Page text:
There are picturesque farms and ranches dotted throughout the countryside, and you can still hear older people speaking German in Fredericksburg, Boerne, and New Braunfels. There are also some of the best barbecues in Texas, antique shops on old-fashioned main streets, and Old World celebrations like the Wurstfest sausage festival and the Weihnachten Christmas festival.
Unlike portions of Texas that are plain and opaque, the Texas Hill Country is vibrant with color — green grass, multi-colored wildflowers so vivid and dense that you want to squint, red rocks, barns, and buildings with peeling paint — and topography such as lakes and streams, rolling hills, caves, and vineyards. Don’t forget about the wildlife. Much of the area is photogenic, so grab your camera and head out on the back roads to explore the Texas Hill Country.
The Texas Hill Country region is located on the Edwards Plateau, a grassland with limestone bedrock that has slowly eroded over millions of years, resulting in beautiful rolling hills and grasslands. The Balcones Fault runs through the Edwards Plateau to the south and east, the Llano Uplift and Llano Estacado to the north, and the Pecos River and the Chihuahuan Desert to the west. The Hill Country is Texas’ fourth largest region, covering 31,000 square miles and receiving 15–34 inches of rain per year on average.
Don’t be shocked, but the Hill Country is rather hilly, from lush rolling green hills to dramatic, craggy landscapes populated by cacti and scrub trees. Lakes abound and spring-fed rivers flow through bluff-filled greenbelts—a natural for swimming, hiking, mountain biking and rock climbing. Several spectacular caves reside here, as well. Like Cascade Caverns, boasting glistening drops of water on the Diamond Ceiling, a nine-story-high underground waterfall and rare wildlife, too. Another fun feature is the brilliant color of Texas wildflowers, which make for a great family photo opportunity.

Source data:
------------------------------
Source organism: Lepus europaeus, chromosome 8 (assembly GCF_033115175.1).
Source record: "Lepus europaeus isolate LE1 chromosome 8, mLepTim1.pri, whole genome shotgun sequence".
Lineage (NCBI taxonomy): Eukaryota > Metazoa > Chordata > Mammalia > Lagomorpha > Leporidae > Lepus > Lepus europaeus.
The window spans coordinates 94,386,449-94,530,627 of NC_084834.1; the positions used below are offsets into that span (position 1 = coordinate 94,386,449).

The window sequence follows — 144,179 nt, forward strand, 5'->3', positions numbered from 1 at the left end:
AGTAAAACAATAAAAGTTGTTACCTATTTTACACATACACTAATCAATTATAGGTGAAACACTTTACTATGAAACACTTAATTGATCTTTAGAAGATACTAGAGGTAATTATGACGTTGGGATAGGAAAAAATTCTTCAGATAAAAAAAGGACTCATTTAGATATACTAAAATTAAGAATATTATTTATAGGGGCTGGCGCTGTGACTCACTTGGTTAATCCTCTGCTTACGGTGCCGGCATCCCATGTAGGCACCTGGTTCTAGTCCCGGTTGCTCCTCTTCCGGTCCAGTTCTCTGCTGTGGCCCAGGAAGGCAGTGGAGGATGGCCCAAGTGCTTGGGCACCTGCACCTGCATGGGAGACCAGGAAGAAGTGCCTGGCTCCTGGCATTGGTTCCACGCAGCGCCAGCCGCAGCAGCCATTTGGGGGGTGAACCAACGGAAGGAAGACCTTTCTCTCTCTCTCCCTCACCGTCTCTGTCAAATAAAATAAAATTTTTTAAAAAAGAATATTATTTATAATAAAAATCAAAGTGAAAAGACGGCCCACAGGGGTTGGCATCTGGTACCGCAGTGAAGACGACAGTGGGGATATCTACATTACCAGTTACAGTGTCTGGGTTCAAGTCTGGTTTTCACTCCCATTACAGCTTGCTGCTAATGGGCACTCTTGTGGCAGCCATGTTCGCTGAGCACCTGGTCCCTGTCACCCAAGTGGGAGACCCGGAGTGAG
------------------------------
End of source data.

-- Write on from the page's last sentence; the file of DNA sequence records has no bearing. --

Hill Country wineries
Although five million visitors visit the 30-plus Hill Country wineries a year, it’s still a surprise to some that wineries abound here. Grape vines were cultivated in Texas as far back as the 1600s, making this one of the oldest and most prolific wine-growing states. Of course, a heavy influence of German and cowboy culture in the area, like Fredericksburg and Johnson City, means you can also count on a variety of excellent beers and oh-so-festive beer gardens – if that’s more your style.
Fun & Games
While you’re here, seek out many unique attractions like Schlitterbahn Water Park on the spring-fed Comal River. Of course, this area is loaded with great music venues…from the thriving music scene of Austin to the classic dance halls of towns like Gruene, where you can honky-tonk yourself silly. There’s also plenty of world-class shopping, outlet malls and charming antiques to be discovered in towns like Dripping Springs and Wimberley, plus endless opportunities to enjoy Hill Country cuisine.